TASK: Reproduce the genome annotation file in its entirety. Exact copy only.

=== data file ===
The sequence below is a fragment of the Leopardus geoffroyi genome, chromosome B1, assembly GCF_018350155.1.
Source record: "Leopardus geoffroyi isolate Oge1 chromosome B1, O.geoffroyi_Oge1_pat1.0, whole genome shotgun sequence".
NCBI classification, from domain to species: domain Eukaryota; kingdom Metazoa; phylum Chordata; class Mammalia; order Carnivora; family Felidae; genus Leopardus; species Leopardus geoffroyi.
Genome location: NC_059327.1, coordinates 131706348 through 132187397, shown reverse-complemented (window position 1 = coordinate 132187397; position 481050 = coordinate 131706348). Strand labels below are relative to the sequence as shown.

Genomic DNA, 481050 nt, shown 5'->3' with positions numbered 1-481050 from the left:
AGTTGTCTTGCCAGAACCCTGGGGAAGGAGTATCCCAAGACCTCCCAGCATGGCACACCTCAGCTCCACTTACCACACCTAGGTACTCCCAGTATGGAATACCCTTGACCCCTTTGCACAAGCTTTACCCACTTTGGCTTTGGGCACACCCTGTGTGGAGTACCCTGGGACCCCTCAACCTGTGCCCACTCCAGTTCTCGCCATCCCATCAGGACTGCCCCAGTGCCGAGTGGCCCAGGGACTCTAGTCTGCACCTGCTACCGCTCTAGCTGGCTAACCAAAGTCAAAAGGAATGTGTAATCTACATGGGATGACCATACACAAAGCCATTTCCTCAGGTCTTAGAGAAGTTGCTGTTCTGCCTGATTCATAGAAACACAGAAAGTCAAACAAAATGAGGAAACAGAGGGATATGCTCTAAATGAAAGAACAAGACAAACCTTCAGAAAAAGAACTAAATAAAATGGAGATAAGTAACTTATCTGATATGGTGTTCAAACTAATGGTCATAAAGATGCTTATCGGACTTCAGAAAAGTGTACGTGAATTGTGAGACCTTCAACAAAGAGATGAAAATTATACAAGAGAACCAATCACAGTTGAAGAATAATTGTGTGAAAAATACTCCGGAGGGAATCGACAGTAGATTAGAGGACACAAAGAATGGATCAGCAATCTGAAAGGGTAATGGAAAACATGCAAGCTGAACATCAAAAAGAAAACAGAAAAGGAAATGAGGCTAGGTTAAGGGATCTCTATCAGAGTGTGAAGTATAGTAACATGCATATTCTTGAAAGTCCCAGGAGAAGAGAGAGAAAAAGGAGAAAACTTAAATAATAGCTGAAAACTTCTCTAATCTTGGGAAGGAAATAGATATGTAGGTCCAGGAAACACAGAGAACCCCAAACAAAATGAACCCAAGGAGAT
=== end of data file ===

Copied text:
The sequence below is a fragment of the Leopardus geoffroyi genome, chromosome B1, assembly GCF_018350155.1.
Source record: "Leopardus geoffroyi isolate Oge1 chromosome B1, O.geoffroyi_Oge1_pat1.0, whole genome shotgun sequence".
NCBI classification, from domain to species: domain Eukaryota; kingdom Metazoa; phylum Chordata; class Mammalia; order Carnivora; family Felidae; genus Leopardus; species Leopardus geoffroyi.
Genome location: NC_059327.1, coordinates 131706348 through 132187397, shown reverse-complemented (window position 1 = coordinate 132187397; position 481050 = coordinate 131706348). Strand labels below are relative to the sequence as shown.

Genomic DNA, 481050 nt, shown 5'->3' with positions numbered 1-481050 from the left:
AGTTGTCTTGCCAGAACCCTGGGGAAGGAGTATCCCAAGACCTCCCAGCATGGCACACCTCAGCTCCACTTACCACACCTAGGTACTCCCAGTATGGAATACCCTTGACCCCTTTGCACAAGCTTTACCCACTTTGGCTTTGGGCACACCCTGTGTGGAGTACCCTGGGACCCCTCAACCTGTGCCCACTCCAGTTCTCGCCATCCCATCAGGACTGCCCCAGTGCCGAGTGGCCCAGGGACTCTAGTCTGCACCTGCTACCGCTCTAGCTGGCTAACCAAAGTCAAAAGGAATGTGTAATCTACATGGGATGACCATACACAAAGCCATTTCCTCAGGTCTTAGAGAAGTTGCTGTTCTGCCTGATTCATAGAAACACAGAAAGTCAAACAAAATGAGGAAACAGAGGGATATGCTCTAAATGAAAGAACAAGACAAACCTTCAGAAAAAGAACTAAATAAAATGGAGATAAGTAACTTATCTGATATGGTGTTCAAACTAATGGTCATAAAGATGCTTATCGGACTTCAGAAAAGTGTACGTGAATTGTGAGACCTTCAACAAAGAGATGAAAATTATACAAGAGAACCAATCACAGTTGAAGAATAATTGTGTGAAAAATACTCCGGAGGGAATCGACAGTAGATTAGAGGACACAAAGAATGGATCAGCAATCTGAAAGGGTAATGGAAAACATGCAAGCTGAACATCAAAAAGAAAACAGAAAAGGAAATGAGGCTAGGTTAAGGGATCTCTATCAGAGTGTGAAGTATAGTAACATGCATATTCTTGAAAGTCCCAGGAGAAGAGAGAGAAAAAGGAGAAAACTTAAATAATAGCTGAAAACTTCTCTAATCTTGGGAAGGAAATAGATATGTAGGTCCAGGAAACACAGAGAACCCCAAACAAAATGAACCCAAGGAGAT